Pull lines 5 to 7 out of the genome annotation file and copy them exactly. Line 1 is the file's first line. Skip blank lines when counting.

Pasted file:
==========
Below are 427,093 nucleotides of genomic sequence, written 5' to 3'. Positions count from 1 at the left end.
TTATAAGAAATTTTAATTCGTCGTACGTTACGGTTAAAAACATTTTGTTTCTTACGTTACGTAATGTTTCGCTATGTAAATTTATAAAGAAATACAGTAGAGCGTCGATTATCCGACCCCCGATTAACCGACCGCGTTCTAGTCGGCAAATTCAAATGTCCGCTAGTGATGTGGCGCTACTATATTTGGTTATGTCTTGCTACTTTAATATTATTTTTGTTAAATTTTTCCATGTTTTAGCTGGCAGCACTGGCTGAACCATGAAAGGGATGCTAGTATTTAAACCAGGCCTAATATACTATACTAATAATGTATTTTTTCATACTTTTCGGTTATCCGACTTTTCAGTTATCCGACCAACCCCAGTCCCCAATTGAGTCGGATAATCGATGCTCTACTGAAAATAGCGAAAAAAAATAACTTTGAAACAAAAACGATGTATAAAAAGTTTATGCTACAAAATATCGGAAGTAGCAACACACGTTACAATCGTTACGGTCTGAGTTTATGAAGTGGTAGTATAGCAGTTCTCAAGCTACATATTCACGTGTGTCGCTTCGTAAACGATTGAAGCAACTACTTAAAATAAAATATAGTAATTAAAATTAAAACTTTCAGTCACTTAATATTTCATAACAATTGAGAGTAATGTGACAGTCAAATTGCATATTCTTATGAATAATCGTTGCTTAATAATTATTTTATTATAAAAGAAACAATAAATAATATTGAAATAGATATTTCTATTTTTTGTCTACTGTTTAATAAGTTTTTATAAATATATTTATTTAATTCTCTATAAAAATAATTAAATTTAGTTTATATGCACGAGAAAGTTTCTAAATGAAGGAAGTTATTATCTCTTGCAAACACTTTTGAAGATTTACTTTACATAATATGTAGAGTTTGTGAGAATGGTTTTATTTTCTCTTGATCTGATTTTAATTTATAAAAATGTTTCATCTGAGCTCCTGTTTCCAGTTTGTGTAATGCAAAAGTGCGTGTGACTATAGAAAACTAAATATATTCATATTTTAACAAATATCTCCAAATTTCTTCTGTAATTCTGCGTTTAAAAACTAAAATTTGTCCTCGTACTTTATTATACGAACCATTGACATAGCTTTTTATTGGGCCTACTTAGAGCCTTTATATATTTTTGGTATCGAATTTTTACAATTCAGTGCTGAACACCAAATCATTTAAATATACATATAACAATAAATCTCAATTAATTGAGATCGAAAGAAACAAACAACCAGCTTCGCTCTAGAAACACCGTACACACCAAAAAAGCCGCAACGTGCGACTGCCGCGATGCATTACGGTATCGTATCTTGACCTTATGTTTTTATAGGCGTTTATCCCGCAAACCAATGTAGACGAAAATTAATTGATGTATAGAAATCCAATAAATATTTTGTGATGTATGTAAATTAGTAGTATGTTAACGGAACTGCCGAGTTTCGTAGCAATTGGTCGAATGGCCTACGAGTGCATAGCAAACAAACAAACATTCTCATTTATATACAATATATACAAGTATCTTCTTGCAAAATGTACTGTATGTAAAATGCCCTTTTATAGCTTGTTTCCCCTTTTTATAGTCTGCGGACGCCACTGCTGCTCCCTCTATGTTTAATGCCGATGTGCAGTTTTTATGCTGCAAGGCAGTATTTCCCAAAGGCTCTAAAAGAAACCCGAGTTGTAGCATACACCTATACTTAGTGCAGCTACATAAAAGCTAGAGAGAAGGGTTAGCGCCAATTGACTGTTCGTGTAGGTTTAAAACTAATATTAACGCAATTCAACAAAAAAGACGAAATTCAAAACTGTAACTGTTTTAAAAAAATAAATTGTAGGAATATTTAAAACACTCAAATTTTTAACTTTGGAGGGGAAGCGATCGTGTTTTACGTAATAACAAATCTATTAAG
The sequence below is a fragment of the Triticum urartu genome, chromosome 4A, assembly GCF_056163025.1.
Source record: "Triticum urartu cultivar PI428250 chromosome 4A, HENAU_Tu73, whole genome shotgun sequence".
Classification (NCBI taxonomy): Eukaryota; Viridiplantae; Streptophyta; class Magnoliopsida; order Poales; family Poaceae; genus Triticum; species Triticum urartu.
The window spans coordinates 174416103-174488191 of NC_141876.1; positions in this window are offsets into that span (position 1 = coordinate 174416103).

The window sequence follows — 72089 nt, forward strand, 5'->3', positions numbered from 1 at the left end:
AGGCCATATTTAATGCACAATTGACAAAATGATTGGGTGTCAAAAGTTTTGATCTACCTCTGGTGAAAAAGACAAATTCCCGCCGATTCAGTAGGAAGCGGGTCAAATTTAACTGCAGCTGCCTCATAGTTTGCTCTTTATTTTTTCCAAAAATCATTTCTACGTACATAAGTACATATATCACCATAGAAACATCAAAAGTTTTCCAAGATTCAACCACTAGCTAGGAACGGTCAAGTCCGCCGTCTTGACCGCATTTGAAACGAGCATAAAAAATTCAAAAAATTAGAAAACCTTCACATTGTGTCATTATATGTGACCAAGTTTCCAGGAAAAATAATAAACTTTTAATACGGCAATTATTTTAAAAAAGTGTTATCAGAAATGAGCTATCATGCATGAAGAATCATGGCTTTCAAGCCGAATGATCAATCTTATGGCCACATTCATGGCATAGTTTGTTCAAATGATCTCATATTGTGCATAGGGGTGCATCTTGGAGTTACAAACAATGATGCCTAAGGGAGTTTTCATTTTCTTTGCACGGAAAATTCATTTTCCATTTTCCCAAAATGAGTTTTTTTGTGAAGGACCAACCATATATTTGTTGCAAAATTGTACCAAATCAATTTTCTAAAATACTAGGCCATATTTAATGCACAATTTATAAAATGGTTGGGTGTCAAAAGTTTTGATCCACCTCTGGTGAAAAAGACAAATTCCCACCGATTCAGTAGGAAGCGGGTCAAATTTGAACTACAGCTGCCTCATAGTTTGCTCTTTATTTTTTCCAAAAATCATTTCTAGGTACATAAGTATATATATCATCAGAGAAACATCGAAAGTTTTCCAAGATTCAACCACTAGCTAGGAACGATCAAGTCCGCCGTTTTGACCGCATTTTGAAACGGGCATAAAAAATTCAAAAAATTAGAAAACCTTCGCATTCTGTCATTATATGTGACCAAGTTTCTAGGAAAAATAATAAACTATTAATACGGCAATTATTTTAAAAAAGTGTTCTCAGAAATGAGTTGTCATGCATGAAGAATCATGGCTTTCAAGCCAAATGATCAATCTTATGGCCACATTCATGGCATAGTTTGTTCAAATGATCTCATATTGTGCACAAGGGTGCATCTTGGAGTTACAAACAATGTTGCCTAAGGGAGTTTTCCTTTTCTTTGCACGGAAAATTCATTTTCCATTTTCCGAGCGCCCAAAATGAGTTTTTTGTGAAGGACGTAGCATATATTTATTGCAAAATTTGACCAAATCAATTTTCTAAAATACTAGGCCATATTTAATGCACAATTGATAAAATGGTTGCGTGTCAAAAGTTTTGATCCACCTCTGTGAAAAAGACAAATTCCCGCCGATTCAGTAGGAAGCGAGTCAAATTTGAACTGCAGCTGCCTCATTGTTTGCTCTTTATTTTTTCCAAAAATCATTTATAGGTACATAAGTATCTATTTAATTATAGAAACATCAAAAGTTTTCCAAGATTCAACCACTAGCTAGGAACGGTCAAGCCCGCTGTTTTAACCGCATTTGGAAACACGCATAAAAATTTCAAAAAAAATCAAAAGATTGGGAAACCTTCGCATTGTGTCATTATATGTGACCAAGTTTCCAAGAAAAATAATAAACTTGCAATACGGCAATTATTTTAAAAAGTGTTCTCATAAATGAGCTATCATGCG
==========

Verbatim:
Classification (NCBI taxonomy): Eukaryota; Viridiplantae; Streptophyta; class Magnoliopsida; order Poales; family Poaceae; genus Triticum; species Triticum urartu.
The window spans coordinates 174416103-174488191 of NC_141876.1; positions in this window are offsets into that span (position 1 = coordinate 174416103).

The window sequence follows — 72089 nt, forward strand, 5'->3', positions numbered from 1 at the left end: